Joshua Tree National Park - CA
Finding green spaces in National Parks located in desert climate zones parks can be somewhat challenging. However, once we opened our eyes to the diverse flora found in Joshua Tree National Park, we were amazed by what we found. The first time we saw a Joshua Tree, we couldn’t help but think of Dr. Seuss’s Truffula Trees! Trees that everyone needs! The strange thing is Joshua Trees aren’t actually trees! They’re yuccas. So, I ask, “why aren’t they called Joshua Yuccas?”
Legend has it that the “tree” got its name from Mormon settlers who were crossing the Mojave Desert in the mid 1800’s. The tree’s unusual shape reminded them of a biblical story in which Joshua reaches his hands up to the sky in prayer. Yet, upon further investigation we learned that others called this unusual plant a tree yucca, yucca palm and desert yucca.
Whatever you call it, the Joshua Yucca Tree is the identifiable icon of this southern California park. Its botanical name is yucca brevifolia, a member of the agave family, which is why I prefer to call them Joshua Yuccas! These plants are native to the southwestern desert green spaces and thrive at elevations between 1300 and 5900 feet. Outside of the park, Joshua’s can also be found in Arizona, Utah and Nevada.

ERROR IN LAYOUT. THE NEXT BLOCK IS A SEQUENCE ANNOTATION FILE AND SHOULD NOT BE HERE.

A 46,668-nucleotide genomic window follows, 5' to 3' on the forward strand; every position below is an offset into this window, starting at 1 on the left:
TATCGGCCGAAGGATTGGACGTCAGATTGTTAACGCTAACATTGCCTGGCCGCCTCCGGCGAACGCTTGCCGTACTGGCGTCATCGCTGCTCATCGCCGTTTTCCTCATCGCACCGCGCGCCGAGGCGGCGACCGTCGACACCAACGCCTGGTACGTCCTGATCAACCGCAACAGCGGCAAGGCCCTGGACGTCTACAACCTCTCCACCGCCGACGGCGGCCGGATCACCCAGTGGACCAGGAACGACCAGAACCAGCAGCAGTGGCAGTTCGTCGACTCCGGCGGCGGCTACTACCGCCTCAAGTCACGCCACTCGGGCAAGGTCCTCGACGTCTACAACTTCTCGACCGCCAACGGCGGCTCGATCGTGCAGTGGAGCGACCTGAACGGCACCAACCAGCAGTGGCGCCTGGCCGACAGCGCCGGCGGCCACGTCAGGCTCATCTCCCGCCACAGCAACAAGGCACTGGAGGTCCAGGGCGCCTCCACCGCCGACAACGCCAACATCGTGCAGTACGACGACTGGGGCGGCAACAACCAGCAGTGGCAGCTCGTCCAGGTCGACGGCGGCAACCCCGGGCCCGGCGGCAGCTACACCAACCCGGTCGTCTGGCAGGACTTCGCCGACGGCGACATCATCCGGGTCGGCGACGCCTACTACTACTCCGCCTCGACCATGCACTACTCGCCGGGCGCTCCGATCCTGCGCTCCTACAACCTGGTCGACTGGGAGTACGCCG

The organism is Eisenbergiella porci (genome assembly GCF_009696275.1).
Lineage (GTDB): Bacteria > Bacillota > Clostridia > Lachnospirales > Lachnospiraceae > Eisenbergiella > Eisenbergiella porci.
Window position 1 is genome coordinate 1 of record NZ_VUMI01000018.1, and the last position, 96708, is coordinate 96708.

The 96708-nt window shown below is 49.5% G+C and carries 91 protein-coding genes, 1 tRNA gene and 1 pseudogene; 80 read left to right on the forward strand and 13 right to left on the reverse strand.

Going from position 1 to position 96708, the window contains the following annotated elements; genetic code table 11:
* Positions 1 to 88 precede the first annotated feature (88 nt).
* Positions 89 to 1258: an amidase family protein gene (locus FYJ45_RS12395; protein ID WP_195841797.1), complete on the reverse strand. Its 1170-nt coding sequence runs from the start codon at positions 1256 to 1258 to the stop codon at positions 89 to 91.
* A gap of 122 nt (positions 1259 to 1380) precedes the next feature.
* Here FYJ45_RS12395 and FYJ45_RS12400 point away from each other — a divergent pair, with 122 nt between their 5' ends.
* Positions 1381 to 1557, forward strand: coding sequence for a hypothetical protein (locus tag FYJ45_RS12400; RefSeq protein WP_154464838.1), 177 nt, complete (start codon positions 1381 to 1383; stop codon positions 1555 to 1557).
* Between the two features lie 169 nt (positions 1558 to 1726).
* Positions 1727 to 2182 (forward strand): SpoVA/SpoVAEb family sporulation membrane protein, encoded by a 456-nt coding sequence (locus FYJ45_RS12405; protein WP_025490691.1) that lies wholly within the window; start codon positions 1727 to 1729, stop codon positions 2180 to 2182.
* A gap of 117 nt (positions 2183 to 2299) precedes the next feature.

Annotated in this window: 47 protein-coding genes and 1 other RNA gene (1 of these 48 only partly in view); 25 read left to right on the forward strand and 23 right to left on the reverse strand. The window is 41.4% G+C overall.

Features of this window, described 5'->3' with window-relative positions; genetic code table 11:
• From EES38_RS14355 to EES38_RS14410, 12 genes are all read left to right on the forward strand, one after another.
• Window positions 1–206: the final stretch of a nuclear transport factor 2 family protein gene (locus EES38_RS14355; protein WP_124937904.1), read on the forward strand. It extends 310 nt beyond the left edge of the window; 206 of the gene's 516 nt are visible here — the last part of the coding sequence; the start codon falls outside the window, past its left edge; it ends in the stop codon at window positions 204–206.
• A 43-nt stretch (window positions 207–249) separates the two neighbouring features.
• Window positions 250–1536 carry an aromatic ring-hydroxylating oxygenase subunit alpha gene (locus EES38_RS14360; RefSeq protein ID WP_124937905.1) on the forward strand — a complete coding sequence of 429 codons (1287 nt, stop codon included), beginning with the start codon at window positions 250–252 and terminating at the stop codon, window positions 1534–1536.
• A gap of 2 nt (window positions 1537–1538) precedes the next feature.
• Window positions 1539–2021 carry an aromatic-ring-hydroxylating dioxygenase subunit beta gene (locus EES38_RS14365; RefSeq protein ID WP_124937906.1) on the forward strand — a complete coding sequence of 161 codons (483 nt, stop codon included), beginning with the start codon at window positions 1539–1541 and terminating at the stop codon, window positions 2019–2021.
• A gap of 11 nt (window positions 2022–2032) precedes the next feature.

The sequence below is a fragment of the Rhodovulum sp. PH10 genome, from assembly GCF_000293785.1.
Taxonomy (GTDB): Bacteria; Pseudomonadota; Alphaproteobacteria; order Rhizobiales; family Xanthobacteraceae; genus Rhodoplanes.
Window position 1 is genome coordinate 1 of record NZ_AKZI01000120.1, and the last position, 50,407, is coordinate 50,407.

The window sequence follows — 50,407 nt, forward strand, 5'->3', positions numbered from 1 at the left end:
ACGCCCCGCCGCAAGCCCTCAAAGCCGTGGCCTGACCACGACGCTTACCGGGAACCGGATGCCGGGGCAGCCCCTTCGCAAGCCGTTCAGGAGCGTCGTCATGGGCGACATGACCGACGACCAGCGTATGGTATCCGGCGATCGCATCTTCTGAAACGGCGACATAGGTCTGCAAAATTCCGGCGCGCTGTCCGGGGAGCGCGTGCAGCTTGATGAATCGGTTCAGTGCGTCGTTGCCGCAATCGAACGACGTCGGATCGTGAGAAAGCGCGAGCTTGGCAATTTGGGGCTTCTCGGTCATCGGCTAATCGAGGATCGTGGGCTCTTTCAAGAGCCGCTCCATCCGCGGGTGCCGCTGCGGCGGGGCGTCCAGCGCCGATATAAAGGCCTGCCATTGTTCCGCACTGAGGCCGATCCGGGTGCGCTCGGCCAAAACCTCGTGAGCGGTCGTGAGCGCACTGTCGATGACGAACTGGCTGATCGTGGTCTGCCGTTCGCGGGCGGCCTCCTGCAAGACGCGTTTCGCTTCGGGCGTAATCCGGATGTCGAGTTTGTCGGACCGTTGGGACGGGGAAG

Tall Joshua Tree, Joshua Tree National Park, CA
For desert plants, Joshua’s are relatively fast growers. Whereas a saguaro will achieve a height of only an inch to 1½” in its first 8 years of growth, the Joshua grows at an average rate of 3” per year in its first 10 years of life. The tallest of Joshua’s reach a height of up to 49 feet like the one pictured. Their “deep and extensive” root system allows the plant to adapt to the harsh desert climate.
Unlike trees with growth rings, the Joshua trunk consists of thousands of small fibers. The plant does not produce growth rings like a pine or oak, which makes it difficult to determine its age. Researchers say that the average lifespan of a Joshua tree is around 150 years; however, some are believed to have lived over 500 years.
Another unusual plant found in the green spaces of Joshua Tree National Park is the Teddy Bear Cactus or cylindropuntia bigelovii. You can get a good look at these soft looking cacti along the quarter mile long Cholla Cactus Nature Trail. But don’t get too close to these cuddly little devils, as they’ve been rumored to literally jump up and attach themselves to your skin!
- John Binkele